Record rains soak the dry state


The mini tornado turns the caravan park into a "bombing site"

But the rain was not good news for everyone, with a mini tornado causing more than $ 1 million in damage to Lake Purrumbete Holiday Park in the west of the state, according to The Warrnambool Standard.

The Camsdown SES unit controller Colin Brian said The standard the park looked like a bomb site.

"I've never seen anything like it," he said.

"I have not been so impressed with a scene since the railroad crossing collapsed in Lismore, and that's coming back a few years ago … There were booths and boats scattered everywhere. We could smell the gas and the CFA was also called . " "

Precipitation in all state

At 9am on Thursday, Geelong received 21mm, Avalon 30mm and 36mm fell on Lara.

Other notable totals included 28 mm at Mildura – more than the May monthly average of 25 mm – and 56 mm fell at Westmere, near Lake Bolac.

However, other dry parts of the western part of the state, including Ouyen and Nhill, received almost nothing.

The Bureau of Meteorology predicts heavy rain will shift northeast of Victoria today, with between 30 and 70 mm expected in some parts. Some areas of the northeast can receive up to 100mm.

Delightful gardeners with deluge during the night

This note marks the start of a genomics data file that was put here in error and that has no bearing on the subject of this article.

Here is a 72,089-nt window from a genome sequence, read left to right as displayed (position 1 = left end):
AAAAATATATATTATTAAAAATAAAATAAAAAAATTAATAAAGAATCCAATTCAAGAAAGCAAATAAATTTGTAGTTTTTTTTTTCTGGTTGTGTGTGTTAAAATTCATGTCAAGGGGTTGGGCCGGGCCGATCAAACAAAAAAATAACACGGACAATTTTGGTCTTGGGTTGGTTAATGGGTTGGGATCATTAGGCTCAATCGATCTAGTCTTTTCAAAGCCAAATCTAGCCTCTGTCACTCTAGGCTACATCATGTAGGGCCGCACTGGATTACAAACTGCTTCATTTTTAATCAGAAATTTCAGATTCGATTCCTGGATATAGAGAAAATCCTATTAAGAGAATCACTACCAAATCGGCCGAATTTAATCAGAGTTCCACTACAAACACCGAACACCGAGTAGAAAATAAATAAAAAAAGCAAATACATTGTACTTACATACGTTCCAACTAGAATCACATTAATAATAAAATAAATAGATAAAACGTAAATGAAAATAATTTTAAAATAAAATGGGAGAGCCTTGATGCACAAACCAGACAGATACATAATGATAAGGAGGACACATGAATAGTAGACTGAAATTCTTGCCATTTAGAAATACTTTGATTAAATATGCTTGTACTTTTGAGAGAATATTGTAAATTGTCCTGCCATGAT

The much-desired rain eased drought conditions across much of the state, including Melbourne, which had received only 49 millimeters for the year before Thursday morning. The long-term average between January and April is about 200 mm.

"In Melbourne, it has been the driest start of the year – which is the case for several places in western Victoria," said Dickson.

"Or it's the driest start to the year already recorded, or the driest since 1923. Anyway, it's been a very dry start. Gardens around Melbourne and also farmers – everyone's been out for a bit of rain."

Last month, Victoria's Shady Water Minister Stephanie Ryan called for water restrictions to be reintroduced in Melbourne after water stocks plummeted 10% since the start of the year – a drop as sharp as in the drought of the Millennium.

Leaking roofs, fallen trees keep the SES busy

But while rain was received with open arms in many parts of the state, some Victorians were counting the cost of the damage Thursday morning.

SES teams responded to 125 reports for assistance between 6 pm Wednesday and 6 am Thursday, most notably Rosebud on the Mornington Peninsula and Stawell. Most of the calls came from leaking roofs and fallen trees.

Zach is a breaking news reporter for The Age.

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